How to Think About Managing & Balancing Liquidity in Portfolios

Can you discuss “liquidity” in the context of investing?

For simplicity, the primary variables in considering the liquidity of an asset are time, price, and volatility. Time and price are straightforward: the more transparent the price of an asset and the shorter the time to transact at that price, the more liquid the asset is. The more challenging aspect is taking into account the potential volatility of an asset, particularly in more stressed environments, and the impact that may have on liquidity. For example: a portfolio of large-cap equities may be liquid in the sense that stocks transact continuously, but the stability and predictability of the future price may vary meaningfully. For assets that do not actively trade on an exchange, there will likely be other frictional costs (e.g., broker expenses) and legal elements to consider.

How do you evaluate the appropriate level of liquidity in a portfolio?

The first things to consider are the operational elements of the portfolio and its beneficiaries. Here, we are focused on the anticipated non-investment cashflows including recurring annual draws, potential inflows or contributions, and prospective capital expenditures. A general rule-of-thumb is that portfolios will typically maintain 1-2 years of anticipated net operational draws in liquid assets with minimal expected volatility. With operational liquidity addressed, we can then evaluate the appropriate level of allocations to less liquid alternatives and private investment strategies. These strategies have the ability to enhance prospective returns and/or redistribute potential risks in ways that may otherwise be limited in public market strategies.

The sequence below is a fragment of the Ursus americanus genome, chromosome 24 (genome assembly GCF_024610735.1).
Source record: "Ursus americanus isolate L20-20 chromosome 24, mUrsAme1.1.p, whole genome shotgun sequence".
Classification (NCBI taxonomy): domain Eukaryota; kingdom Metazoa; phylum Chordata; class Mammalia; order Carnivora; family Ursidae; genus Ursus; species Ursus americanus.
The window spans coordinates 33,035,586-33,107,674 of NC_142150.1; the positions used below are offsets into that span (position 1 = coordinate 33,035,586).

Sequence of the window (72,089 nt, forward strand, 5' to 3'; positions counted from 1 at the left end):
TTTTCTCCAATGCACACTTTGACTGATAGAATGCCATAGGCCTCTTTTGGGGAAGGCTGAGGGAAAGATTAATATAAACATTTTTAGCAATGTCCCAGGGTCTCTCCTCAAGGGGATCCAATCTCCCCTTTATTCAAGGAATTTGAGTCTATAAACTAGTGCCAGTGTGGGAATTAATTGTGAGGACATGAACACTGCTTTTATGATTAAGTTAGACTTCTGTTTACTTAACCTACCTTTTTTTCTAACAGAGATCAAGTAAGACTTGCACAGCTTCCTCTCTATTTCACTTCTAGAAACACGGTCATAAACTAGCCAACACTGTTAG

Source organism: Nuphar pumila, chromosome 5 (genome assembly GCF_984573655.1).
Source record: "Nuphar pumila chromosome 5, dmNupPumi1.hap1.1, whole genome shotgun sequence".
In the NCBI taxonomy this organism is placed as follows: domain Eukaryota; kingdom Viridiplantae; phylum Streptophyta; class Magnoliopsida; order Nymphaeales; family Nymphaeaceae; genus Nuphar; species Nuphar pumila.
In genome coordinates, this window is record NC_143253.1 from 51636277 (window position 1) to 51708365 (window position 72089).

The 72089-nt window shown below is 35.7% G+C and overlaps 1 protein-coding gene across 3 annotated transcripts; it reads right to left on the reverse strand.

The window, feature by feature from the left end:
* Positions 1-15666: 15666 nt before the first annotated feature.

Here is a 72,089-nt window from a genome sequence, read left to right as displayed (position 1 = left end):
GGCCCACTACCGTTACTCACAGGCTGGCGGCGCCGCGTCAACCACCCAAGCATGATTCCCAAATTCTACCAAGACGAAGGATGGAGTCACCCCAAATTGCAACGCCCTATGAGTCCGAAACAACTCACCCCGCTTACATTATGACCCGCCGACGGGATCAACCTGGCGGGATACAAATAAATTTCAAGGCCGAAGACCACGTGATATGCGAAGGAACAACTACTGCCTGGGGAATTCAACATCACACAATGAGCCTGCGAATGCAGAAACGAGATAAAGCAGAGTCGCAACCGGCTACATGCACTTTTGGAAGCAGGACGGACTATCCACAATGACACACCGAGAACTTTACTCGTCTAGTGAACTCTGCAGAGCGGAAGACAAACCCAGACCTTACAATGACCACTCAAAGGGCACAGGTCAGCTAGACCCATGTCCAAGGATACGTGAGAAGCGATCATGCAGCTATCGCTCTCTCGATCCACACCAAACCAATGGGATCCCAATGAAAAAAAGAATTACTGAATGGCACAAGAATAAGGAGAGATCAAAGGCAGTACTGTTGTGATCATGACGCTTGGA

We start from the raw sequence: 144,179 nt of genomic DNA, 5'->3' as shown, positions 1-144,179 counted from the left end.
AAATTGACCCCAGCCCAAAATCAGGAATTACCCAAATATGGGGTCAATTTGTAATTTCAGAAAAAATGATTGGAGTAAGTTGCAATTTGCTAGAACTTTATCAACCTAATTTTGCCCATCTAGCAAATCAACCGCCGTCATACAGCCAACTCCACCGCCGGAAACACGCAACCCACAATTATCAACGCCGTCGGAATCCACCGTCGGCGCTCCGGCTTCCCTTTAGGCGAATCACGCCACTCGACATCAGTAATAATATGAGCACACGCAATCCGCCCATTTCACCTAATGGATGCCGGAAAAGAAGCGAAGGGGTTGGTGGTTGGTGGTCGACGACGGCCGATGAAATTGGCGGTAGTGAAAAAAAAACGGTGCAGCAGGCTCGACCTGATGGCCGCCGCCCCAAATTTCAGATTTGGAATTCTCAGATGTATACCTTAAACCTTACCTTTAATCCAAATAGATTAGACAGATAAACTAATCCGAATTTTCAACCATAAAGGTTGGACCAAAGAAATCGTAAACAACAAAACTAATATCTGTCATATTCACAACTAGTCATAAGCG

How do you think about the appropriate level of compensation as it regards expected returns for less liquid investments?

While underwriting expectations can vary greatly for individual investments, the general framework is typically focused on the opportunity cost relative to the most relevant public market or liquid strategies. If you have two investments with comparable underlying risks with the only difference being one with a multi-year lock-up period, we would expect to earn an additional 3%-5% annually to justify the incremental illiquidity. For investments that lack relevant traditional comps, in addition to meeting specific return requirements, understanding the material risks and potential diversification benefits is essential.

What is the right level of liquidity to have in an institutional portfolio?

In evaluating the allocation to less liquid investments in a portfolio, we consider the amount of invested capital as well as the amount of uncalled commitments. Together, these represent the total amount of potential exposure to less liquid strategies at any given time. The appropriate amount of liquidity for any given portfolio can vary over time, but it is important to find a balance between being under- and over-allocated to illiquid strategies, potentially forgoing compelling opportunities.